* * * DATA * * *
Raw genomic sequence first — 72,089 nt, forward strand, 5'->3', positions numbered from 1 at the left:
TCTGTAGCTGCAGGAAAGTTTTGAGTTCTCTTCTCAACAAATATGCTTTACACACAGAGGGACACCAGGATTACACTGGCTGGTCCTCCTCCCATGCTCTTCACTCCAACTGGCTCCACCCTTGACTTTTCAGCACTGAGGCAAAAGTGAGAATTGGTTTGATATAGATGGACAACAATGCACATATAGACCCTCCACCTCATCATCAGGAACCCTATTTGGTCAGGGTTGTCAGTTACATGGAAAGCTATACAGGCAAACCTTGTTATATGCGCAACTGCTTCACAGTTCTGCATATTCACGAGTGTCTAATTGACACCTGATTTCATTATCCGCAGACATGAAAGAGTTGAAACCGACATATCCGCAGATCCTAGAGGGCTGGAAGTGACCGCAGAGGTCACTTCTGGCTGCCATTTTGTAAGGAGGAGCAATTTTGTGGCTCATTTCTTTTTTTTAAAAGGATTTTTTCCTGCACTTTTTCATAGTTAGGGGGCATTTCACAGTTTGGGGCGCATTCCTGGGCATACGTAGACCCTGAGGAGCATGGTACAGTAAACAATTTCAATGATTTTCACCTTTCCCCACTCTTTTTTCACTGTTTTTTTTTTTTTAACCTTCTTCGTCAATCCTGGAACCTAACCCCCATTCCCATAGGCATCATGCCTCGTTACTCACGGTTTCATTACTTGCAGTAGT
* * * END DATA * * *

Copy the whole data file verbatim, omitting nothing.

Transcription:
Raw genomic sequence first — 72,089 nt, forward strand, 5'->3', positions numbered from 1 at the left:
TCTGTAGCTGCAGGAAAGTTTTGAGTTCTCTTCTCAACAAATATGCTTTACACACAGAGGGACACCAGGATTACACTGGCTGGTCCTCCTCCCATGCTCTTCACTCCAACTGGCTCCACCCTTGACTTTTCAGCACTGAGGCAAAAGTGAGAATTGGTTTGATATAGATGGACAACAATGCACATATAGACCCTCCACCTCATCATCAGGAACCCTATTTGGTCAGGGTTGTCAGTTACATGGAAAGCTATACAGGCAAACCTTGTTATATGCGCAACTGCTTCACAGTTCTGCATATTCACGAGTGTCTAATTGACACCTGATTTCATTATCCGCAGACATGAAAGAGTTGAAACCGACATATCCGCAGATCCTAGAGGGCTGGAAGTGACCGCAGAGGTCACTTCTGGCTGCCATTTTGTAAGGAGGAGCAATTTTGTGGCTCATTTCTTTTTTTTAAAAGGATTTTTTCCTGCACTTTTTCATAGTTAGGGGGCATTTCACAGTTTGGGGCGCATTCCTGGGCATACGTAGACCCTGAGGAGCATGGTACAGTAAACAATTTCAATGATTTTCACCTTTCCCCACTCTTTTTTCACTGTTTTTTTTTTTTTAACCTTCTTCGTCAATCCTGGAACCTAACCCCCATTCCCATAGGCATCATGCCTCGTTACTCACGGTTTCATTACTTGCAGTAGT